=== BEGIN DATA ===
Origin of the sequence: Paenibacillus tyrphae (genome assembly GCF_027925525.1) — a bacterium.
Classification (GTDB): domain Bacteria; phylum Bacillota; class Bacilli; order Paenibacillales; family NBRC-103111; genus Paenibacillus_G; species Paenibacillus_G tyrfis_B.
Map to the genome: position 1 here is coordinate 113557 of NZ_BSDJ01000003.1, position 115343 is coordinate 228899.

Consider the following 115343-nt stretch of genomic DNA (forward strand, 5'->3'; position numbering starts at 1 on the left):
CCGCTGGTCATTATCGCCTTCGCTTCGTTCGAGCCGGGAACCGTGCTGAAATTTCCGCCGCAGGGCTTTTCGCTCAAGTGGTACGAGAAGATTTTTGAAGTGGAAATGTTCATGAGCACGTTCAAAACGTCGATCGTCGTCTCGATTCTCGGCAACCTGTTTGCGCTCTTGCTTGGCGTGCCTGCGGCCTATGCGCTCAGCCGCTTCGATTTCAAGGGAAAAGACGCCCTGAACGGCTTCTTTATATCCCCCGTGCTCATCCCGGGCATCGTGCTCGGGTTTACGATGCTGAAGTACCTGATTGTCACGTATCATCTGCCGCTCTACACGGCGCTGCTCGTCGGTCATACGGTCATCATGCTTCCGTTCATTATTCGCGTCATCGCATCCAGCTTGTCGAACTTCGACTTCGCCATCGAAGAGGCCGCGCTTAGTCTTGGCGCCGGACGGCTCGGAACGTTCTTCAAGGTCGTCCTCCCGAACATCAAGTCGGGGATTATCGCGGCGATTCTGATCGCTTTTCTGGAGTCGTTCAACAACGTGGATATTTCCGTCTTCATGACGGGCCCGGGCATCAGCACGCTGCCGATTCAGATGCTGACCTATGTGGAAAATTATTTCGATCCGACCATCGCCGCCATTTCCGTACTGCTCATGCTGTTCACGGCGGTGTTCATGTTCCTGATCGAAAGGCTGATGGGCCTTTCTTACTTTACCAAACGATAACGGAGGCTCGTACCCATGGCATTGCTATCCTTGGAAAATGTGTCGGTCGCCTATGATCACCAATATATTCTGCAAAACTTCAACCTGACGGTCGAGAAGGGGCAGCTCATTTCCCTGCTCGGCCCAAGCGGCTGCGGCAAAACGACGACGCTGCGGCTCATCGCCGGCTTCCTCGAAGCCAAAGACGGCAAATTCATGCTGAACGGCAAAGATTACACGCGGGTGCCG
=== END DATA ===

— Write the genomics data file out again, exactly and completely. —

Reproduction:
Origin of the sequence: Paenibacillus tyrphae (genome assembly GCF_027925525.1) — a bacterium.
Classification (GTDB): domain Bacteria; phylum Bacillota; class Bacilli; order Paenibacillales; family NBRC-103111; genus Paenibacillus_G; species Paenibacillus_G tyrfis_B.
Map to the genome: position 1 here is coordinate 113557 of NZ_BSDJ01000003.1, position 115343 is coordinate 228899.

Consider the following 115343-nt stretch of genomic DNA (forward strand, 5'->3'; position numbering starts at 1 on the left):
CCGCTGGTCATTATCGCCTTCGCTTCGTTCGAGCCGGGAACCGTGCTGAAATTTCCGCCGCAGGGCTTTTCGCTCAAGTGGTACGAGAAGATTTTTGAAGTGGAAATGTTCATGAGCACGTTCAAAACGTCGATCGTCGTCTCGATTCTCGGCAACCTGTTTGCGCTCTTGCTTGGCGTGCCTGCGGCCTATGCGCTCAGCCGCTTCGATTTCAAGGGAAAAGACGCCCTGAACGGCTTCTTTATATCCCCCGTGCTCATCCCGGGCATCGTGCTCGGGTTTACGATGCTGAAGTACCTGATTGTCACGTATCATCTGCCGCTCTACACGGCGCTGCTCGTCGGTCATACGGTCATCATGCTTCCGTTCATTATTCGCGTCATCGCATCCAGCTTGTCGAACTTCGACTTCGCCATCGAAGAGGCCGCGCTTAGTCTTGGCGCCGGACGGCTCGGAACGTTCTTCAAGGTCGTCCTCCCGAACATCAAGTCGGGGATTATCGCGGCGATTCTGATCGCTTTTCTGGAGTCGTTCAACAACGTGGATATTTCCGTCTTCATGACGGGCCCGGGCATCAGCACGCTGCCGATTCAGATGCTGACCTATGTGGAAAATTATTTCGATCCGACCATCGCCGCCATTTCCGTACTGCTCATGCTGTTCACGGCGGTGTTCATGTTCCTGATCGAAAGGCTGATGGGCCTTTCTTACTTTACCAAACGATAACGGAGGCTCGTACCCATGGCATTGCTATCCTTGGAAAATGTGTCGGTCGCCTATGATCACCAATATATTCTGCAAAACTTCAACCTGACGGTCGAGAAGGGGCAGCTCATTTCCCTGCTCGGCCCAAGCGGCTGCGGCAAAACGACGACGCTGCGGCTCATCGCCGGCTTCCTCGAAGCCAAAGACGGCAAATTCATGCTGAACGGCAAAGATTACACGCGGGTGCCG